Interview with Megan Harper

This is an interview with Megan Harper, one of our students who recently led a Leadership Development lock-in as part of her 4-H involvement. Megan is one of our students who is so busy with so many things that it took a while to get this. But it’s worth it because this is one of our students who I know is going to do great things. She’s already demonstrated leadership, competency, and maturity to balance all this and maintain a very high academic record.

why did you host a leadership lockin?

In 4-H there are three honors you can achieve: bronze, silver and gold. When you achieve your gold honor you have to plan a project and carry it out based on the needs of the community and your interests. I have found there to be a great need for greater youth leadership in our community as well as a need for initative from youth as well. Thus, I created a leadership lockin for any teenagers in western kentucky and especially those in 4-H.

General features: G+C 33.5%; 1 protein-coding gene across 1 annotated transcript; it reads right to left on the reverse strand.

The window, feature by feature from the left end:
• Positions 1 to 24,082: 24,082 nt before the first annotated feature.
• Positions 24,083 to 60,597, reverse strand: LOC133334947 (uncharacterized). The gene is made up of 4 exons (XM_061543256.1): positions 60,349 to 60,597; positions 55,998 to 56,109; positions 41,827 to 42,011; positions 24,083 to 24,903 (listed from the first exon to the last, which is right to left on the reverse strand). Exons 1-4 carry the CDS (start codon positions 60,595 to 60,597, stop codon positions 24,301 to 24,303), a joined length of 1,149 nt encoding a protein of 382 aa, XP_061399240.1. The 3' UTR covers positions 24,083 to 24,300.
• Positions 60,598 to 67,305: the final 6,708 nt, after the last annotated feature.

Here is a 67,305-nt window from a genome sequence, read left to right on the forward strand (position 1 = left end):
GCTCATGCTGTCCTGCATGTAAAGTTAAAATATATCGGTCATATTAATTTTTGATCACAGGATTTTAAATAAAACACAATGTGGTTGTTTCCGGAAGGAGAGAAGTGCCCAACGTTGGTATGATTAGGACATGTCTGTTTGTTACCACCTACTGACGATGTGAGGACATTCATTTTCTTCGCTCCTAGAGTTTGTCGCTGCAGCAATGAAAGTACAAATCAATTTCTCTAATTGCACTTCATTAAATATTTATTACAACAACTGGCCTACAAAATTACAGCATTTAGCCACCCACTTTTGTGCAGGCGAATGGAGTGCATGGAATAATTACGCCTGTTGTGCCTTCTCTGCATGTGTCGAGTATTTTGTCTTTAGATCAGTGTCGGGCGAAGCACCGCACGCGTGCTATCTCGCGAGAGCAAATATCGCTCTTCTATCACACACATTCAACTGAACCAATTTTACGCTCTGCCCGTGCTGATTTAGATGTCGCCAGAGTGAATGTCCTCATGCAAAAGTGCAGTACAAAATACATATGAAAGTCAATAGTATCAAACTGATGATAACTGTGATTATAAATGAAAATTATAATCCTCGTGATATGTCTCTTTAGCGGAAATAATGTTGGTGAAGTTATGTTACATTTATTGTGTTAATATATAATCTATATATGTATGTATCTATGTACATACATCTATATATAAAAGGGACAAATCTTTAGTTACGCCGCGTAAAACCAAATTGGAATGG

What lessons did I learn?

I learned a lot of lessons through this experience. First and formost planning and prepardness is key! Also, if you are counting on someone do handle a project be prepared if they don’t come through. I learned, as a leader, that there are many different types of leaders.

How do you feel God is going to use you down the road?

I honestly have no Idea wheat direction he has planned for me. I believe it has something to do with leadership but the location of that action is unknown.

How has your time at WBC helped train you for leadership?

WBC has helped me to understand the complexity of leadership. Leadership is not simply a word it is an action and a pledge that one must take daily. In our church there are so many leadership roles that there is not simply just one leader. But there are many that must work together to make each day at WBC successful. WBC has also shown me how as Christians we should lead others, particularly on everyday tasks.

What’s the one thing you want the church to know about you?

Age is just a number. I am one of those youth that may have a low number but at the end of everyday “the low numbered” can have more drive, willingness, and impact than anyone.


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